When FX and Louis CK announced that they'd be collaborating on a sitcom that consisted of stand-up routines followed by vignettes based on his stand-up routines, it'd be fair of you to think that Louis CK was doing his version of Seinfeld. But this is not a show about nothing. This is a show about something. Actually, Louie, which debuts June 29, is more than something. Louie is the most original, honest comedy on TV in a generation. Think of everything you've liked about All in the Family and Curb Your Enthusiasm, then remove the live studio audience and the cringe factor, and then you're prepared to have your thoughts provoked.
After debuting the first two episodes at a red-carpet premiere at Carolines on Monday night, Louis CK talked to me about the series Tuesday on his way to the airport to California for his Leno and Lopez appearances.
But first, here's a short scene from the pilot, in which Louis CK jokes about volunteering for his daughters at their NYC public school, followed by comedian William Stephenson as an aloof bus driver hired to take the field trip to the Bronx Botanical Gardens:
In the third episode, we see Louis CK get into a fight with Nick DiPaolo at the Comedy Cellar after both had performed downstairs -- a fake fight that some people were duped into thinking was real.
"I was really pleased with the reaction. I wanted it to feel like a real fight. It's filmed like a real scene. The camera pushes in and then when we start, the camera has to look up to find us...I didn't want to fool people...but that's what i wanted it to be...and then when this guy put it on YouTube and Howard Stern talked about it. Nick is really that good of an actor. Nick is a fucking good actor. I was fucking pissed that this extra put this clip up on YouTube. It's one thing if a fan walking by...that's obnoxious, but it's a fan, it's hard for you to stop...but an extra, a professional actor who works for you, that's absurd. We had to get a lawyer."
Louis CK also gets naked in two of the first three episodes, showing his ass. Is that symbolic of the naked honesty you were aiming for in the series? Or do you just like getting naked on camera? "That was necessary for a proper level of humiliation. I don't do it for nothing. I do think that nudity should have a reason story-wise. I remember when I was on Lucky Louie and I was naked once, and so was Rick Shapiro. I was on a radio show in Cleveland. It was one of my worst experiences ever...One of them goes, 'Why are you naked on your show? I don't want to see that! Why isn't the chick naked? Why can't I see her titties?'...The premium people put on that shit..."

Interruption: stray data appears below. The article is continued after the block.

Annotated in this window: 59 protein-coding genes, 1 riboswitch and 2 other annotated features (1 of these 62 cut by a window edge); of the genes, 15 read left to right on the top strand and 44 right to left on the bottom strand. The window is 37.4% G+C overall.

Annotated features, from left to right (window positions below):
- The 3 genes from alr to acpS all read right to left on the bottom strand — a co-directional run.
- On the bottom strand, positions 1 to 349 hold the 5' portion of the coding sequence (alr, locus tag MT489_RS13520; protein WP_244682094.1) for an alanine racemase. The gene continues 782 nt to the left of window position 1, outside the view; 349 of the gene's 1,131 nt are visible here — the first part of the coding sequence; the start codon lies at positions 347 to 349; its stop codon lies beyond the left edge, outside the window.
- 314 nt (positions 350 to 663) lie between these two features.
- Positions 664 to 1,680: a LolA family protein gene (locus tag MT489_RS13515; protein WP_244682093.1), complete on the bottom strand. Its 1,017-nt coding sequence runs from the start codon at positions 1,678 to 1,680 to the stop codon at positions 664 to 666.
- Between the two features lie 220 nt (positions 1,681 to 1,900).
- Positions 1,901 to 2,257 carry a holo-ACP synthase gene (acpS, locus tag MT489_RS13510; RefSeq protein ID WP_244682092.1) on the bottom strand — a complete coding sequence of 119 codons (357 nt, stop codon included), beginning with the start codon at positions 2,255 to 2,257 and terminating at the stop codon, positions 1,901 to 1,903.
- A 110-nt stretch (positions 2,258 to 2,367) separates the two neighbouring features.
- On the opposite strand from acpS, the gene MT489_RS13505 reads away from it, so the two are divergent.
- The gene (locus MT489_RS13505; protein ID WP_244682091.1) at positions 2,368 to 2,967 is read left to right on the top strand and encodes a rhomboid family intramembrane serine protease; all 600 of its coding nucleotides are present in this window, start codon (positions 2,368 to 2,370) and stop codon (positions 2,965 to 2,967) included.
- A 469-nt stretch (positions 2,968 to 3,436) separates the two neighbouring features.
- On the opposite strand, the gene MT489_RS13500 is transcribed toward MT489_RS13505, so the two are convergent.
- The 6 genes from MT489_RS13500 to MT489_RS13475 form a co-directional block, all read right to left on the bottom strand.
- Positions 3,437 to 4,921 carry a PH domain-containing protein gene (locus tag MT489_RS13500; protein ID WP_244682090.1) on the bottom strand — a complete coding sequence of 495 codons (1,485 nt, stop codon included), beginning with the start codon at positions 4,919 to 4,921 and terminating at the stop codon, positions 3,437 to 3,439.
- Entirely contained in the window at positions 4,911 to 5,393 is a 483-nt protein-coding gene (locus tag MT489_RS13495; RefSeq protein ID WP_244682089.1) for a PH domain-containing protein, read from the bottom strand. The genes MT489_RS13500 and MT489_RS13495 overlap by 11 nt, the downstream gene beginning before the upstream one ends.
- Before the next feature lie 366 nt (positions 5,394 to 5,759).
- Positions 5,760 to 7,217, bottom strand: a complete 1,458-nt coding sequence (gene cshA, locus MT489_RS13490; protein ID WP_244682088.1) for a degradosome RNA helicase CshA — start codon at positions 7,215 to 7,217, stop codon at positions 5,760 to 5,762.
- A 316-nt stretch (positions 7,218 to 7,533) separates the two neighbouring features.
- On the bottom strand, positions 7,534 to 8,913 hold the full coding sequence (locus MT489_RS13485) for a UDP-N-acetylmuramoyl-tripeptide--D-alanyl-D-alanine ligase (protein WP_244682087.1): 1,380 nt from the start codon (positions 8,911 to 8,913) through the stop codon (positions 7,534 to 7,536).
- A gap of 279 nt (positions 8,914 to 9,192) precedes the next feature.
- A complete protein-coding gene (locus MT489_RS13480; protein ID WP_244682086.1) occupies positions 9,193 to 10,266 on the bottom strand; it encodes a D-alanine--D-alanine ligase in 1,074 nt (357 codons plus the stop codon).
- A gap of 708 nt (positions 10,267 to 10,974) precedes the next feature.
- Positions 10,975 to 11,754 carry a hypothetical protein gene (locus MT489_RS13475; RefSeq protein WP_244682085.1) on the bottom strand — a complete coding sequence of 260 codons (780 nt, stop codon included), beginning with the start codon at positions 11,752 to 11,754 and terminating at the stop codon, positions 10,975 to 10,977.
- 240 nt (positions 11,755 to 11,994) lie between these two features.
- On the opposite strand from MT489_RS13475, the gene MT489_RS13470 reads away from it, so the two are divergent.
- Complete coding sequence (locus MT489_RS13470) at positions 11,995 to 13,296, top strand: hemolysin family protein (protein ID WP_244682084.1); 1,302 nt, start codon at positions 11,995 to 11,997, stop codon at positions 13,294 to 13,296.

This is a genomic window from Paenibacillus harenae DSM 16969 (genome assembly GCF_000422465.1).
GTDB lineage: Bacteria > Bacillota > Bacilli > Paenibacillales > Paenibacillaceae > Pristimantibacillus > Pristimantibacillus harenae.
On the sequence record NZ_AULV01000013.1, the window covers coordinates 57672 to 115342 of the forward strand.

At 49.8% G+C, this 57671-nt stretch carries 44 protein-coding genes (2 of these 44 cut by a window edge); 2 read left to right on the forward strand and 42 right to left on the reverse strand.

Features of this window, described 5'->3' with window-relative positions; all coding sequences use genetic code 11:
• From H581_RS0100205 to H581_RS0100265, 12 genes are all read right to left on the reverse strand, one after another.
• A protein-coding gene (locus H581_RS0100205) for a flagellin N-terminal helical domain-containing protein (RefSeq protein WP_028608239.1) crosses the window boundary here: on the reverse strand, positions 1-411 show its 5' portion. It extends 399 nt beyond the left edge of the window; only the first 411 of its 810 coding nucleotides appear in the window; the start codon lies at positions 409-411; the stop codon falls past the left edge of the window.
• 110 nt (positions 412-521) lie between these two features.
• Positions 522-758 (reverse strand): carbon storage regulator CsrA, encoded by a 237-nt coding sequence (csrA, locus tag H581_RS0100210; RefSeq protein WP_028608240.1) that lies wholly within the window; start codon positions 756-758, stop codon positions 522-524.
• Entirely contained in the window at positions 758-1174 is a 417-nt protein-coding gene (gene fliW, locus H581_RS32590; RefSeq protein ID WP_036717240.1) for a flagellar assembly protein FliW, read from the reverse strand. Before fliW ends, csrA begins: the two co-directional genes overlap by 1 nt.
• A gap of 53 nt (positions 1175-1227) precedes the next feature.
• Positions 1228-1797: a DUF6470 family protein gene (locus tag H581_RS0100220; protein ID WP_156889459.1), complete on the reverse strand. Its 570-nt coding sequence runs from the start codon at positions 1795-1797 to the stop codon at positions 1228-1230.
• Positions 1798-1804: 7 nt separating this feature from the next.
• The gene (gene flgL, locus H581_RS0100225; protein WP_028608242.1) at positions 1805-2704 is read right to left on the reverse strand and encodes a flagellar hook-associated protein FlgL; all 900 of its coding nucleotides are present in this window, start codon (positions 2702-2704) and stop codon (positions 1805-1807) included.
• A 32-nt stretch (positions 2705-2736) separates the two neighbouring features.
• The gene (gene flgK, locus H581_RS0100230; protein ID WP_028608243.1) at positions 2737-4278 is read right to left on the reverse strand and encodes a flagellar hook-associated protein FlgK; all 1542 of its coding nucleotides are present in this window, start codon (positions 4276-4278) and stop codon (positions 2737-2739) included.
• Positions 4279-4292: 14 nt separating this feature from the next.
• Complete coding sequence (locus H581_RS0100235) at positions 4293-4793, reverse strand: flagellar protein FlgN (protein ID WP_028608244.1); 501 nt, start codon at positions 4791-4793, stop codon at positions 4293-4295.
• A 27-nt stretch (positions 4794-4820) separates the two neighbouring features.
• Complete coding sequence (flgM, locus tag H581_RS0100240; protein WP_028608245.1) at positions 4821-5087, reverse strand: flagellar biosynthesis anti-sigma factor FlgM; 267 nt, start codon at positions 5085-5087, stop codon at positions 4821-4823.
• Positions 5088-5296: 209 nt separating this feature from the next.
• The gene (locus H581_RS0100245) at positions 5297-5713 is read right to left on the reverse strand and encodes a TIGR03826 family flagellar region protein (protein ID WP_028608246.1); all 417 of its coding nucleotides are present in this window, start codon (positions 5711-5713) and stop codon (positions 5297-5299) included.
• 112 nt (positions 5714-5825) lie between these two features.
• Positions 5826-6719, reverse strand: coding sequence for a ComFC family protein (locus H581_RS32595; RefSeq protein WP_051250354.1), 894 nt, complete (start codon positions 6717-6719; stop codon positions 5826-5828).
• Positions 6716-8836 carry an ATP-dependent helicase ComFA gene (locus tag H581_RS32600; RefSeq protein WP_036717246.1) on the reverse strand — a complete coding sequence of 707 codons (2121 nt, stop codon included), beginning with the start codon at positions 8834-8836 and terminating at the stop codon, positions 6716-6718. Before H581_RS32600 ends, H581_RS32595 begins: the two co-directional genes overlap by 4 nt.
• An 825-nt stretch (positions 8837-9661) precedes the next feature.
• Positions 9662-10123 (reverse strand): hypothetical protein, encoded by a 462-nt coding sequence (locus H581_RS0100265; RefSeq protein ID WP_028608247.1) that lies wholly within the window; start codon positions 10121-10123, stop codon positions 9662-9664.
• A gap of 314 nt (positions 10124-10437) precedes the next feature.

The tone of Louie -- short films done without an audience, as opposed to a multi-camera sitcom filmed in front of a live studio audience -- is the polar opposite of Lucky Louie. Was that intentional? "It wasn't a reaction at all in any way to Lucky Louie. This was its own idea. I've been making short films for years. Features. I love directing. And shooting on location in New York. I've kind of been able to do everything I want with this show."
For fans who have seen your earlier shorts, is that the same helicopter in the pilot that you used for your short stealing the ice cream from the kid? "It sure is. It's the same guy. We have this friend who has this cheap helicopter. He's been really good to us. I don't want to say his name because he's been so good to us....When we shot this HBO stuff a couple of years ago, when I did that helicopter thing, we did other helicopter shots..He said, 'I can't go anywhere near a building or a bridge.' I said OK, we'll get a long lens. And then he was hovering two feet above me. It was so good. I was very proud of Chelsea (Peretti), she got in there and he took off. She was fine with it."
At the premiere, FX's John Landgraf said: "When you say original programming, and you attribute it to Louis, you get really original programming." How important was it to you to do something completely original? I know some people early on wanted to compare Louie to Seinfeld.